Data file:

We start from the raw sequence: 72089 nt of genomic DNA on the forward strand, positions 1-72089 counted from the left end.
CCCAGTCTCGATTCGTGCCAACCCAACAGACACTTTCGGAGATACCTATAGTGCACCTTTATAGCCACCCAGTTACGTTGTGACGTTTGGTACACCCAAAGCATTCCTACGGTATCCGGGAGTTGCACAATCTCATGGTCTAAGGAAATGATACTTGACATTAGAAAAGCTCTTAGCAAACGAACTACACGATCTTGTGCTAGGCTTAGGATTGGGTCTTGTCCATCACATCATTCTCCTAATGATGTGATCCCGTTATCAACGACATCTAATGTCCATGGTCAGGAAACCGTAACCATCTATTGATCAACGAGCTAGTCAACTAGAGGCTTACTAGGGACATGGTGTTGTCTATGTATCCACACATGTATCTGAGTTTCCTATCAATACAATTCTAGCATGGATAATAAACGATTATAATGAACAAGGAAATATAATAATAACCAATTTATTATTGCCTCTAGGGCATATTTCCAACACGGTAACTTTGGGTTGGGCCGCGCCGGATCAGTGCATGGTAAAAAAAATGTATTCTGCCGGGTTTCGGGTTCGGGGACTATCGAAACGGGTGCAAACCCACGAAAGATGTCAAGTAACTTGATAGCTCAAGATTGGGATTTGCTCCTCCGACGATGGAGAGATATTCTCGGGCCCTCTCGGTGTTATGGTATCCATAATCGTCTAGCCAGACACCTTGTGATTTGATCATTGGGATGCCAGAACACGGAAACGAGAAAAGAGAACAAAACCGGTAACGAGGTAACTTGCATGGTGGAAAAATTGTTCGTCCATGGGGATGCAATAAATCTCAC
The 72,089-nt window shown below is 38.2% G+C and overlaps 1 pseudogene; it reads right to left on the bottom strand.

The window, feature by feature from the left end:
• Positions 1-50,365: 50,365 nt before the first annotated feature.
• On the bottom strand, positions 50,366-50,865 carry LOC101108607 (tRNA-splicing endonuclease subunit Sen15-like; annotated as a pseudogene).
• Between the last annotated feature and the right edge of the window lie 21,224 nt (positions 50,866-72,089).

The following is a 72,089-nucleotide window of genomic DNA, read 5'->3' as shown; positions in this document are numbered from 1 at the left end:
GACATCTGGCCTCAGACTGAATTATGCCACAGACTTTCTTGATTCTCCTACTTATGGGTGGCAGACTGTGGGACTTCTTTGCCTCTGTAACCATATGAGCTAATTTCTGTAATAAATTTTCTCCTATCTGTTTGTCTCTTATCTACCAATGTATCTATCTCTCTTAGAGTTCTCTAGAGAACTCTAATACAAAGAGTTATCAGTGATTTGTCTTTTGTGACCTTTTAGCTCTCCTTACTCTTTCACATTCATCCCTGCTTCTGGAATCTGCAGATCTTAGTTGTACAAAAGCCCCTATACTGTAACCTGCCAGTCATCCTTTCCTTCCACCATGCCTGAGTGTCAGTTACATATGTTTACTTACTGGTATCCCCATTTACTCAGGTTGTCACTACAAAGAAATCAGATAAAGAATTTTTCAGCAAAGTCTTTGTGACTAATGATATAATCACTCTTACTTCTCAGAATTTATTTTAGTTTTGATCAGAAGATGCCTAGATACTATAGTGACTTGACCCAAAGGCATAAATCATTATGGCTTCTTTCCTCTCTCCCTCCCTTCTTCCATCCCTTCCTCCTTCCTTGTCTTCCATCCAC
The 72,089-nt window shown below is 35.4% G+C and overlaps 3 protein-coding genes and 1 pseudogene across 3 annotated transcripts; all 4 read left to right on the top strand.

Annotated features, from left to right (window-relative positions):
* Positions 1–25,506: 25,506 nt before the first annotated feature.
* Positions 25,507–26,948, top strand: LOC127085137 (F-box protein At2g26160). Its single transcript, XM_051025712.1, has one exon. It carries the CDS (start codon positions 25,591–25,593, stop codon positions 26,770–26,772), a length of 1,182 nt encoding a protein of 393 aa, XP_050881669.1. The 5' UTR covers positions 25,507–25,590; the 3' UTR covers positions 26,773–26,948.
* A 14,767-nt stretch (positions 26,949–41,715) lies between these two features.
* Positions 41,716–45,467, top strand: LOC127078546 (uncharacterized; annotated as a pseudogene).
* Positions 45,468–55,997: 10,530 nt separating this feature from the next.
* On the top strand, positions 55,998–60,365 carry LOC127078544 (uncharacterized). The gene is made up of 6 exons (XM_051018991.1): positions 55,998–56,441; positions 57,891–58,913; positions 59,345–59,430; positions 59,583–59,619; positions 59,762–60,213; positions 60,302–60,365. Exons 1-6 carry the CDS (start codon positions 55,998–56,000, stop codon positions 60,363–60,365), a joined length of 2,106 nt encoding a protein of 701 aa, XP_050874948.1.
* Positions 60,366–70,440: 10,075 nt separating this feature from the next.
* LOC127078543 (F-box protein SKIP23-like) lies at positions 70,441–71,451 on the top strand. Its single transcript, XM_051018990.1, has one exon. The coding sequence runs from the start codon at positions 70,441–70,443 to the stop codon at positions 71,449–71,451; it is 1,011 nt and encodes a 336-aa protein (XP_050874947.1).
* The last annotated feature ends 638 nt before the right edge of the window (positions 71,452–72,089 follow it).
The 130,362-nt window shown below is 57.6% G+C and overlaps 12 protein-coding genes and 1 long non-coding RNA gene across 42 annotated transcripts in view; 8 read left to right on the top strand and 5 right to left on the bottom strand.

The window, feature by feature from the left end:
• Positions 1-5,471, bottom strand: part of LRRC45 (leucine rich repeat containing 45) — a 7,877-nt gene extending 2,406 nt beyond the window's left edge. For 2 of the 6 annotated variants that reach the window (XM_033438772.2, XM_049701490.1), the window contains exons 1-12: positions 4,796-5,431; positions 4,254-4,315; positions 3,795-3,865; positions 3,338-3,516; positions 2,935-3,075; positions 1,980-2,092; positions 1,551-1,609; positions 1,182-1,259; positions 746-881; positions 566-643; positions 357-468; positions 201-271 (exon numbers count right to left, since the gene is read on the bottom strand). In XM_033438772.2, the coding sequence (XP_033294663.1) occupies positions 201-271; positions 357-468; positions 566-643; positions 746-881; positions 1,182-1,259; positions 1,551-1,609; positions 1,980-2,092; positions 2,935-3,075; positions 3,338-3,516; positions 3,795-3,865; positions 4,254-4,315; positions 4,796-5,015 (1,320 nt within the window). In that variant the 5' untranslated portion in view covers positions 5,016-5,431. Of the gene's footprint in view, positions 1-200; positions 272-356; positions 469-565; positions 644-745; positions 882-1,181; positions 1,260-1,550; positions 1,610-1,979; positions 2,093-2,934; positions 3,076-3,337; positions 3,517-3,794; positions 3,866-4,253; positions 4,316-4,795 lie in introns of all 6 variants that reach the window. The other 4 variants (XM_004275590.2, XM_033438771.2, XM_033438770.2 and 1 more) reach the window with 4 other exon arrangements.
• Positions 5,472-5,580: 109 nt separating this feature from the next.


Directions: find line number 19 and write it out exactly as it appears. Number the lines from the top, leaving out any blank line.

* LOC127078543 (F-box protein SKIP23-like) lies at positions 70,441–71,451 on the top strand. Its single transcript, XM_051018990.1, has one exon. The coding sequence runs from the start codon at positions 70,441–70,443 to the stop codon at positions 71,449–71,451; it is 1,011 nt and encodes a 336-aa protein (XP_050874947.1).